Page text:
Today we discussed whether or not to continue requiring students to complete summer homework in order to enroll in the English honors programs. Originally, we asked students to read a biography (and compose a 1-2 page summary), to read a Newbery/Pulitzer winner, and to read three consecutive periodicals.
My beef was always that we received book reports on the biography, and we had no real way to know if the students actually did the other work. Besides this, the writing did not feel authentic while the reading did not connect to anything in the class.
However, today I think we made some progress. We’re keeping the readings but directing the writing much more; plus, we’re eliminating the periodical readings. The students will have to connect personally to the biography, and we’re going to have the students use the Newbery/Pulitzer reading as part of a presentation in the first week of school. We still need to finalize the writing prompts we will use, but I think we’re heading in the right direction if we’re going to assign summer work.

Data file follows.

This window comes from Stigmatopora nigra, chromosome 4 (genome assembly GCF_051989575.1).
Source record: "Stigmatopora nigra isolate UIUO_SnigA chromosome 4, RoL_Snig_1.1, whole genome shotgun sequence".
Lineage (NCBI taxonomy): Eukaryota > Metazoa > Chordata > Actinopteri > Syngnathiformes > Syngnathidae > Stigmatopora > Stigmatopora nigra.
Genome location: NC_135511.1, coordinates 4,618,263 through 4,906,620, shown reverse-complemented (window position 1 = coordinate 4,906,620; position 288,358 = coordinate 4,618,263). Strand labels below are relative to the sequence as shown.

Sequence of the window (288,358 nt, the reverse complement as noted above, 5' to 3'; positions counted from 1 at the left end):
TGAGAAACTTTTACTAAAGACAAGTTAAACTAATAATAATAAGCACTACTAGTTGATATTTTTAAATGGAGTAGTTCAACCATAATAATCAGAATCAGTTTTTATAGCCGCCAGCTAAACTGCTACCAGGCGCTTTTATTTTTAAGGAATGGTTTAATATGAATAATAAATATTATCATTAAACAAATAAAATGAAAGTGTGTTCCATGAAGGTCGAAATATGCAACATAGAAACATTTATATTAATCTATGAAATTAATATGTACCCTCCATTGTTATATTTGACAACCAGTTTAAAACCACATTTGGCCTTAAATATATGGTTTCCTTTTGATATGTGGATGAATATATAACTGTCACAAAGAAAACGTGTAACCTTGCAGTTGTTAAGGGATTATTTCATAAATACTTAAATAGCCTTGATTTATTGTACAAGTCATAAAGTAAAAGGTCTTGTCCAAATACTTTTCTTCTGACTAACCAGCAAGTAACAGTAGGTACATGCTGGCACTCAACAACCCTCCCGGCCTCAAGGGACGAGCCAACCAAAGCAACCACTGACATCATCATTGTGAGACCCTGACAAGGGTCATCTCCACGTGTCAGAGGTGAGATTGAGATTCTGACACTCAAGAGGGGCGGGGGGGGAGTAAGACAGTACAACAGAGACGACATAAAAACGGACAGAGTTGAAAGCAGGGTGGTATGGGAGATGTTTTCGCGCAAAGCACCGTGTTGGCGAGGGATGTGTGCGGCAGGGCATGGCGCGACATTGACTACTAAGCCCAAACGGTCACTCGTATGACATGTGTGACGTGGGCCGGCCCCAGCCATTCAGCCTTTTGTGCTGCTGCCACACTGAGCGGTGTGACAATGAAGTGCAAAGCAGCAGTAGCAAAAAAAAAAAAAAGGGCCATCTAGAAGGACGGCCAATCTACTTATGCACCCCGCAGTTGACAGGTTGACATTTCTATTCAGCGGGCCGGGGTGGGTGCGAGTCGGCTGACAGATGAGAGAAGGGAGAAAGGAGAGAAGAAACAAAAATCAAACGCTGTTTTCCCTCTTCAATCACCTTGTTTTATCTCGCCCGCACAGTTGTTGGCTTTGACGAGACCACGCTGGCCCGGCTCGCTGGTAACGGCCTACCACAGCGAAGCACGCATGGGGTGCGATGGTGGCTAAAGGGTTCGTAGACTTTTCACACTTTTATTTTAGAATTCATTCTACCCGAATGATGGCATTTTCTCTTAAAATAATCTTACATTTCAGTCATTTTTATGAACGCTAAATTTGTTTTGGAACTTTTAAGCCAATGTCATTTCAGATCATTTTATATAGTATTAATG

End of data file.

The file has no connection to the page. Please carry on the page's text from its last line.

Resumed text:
I try to have my students relate to the readings in their writing, and I believe we leave out the students’ experiences and connections to the literature much too often. How do students relate to the readings? Do the authors’ or subjects’ beliefs match those of our students? Why should students read these types of texts? What is learned from the texts? These are the types of questions I want my students to answer, and I think they become better writers for it.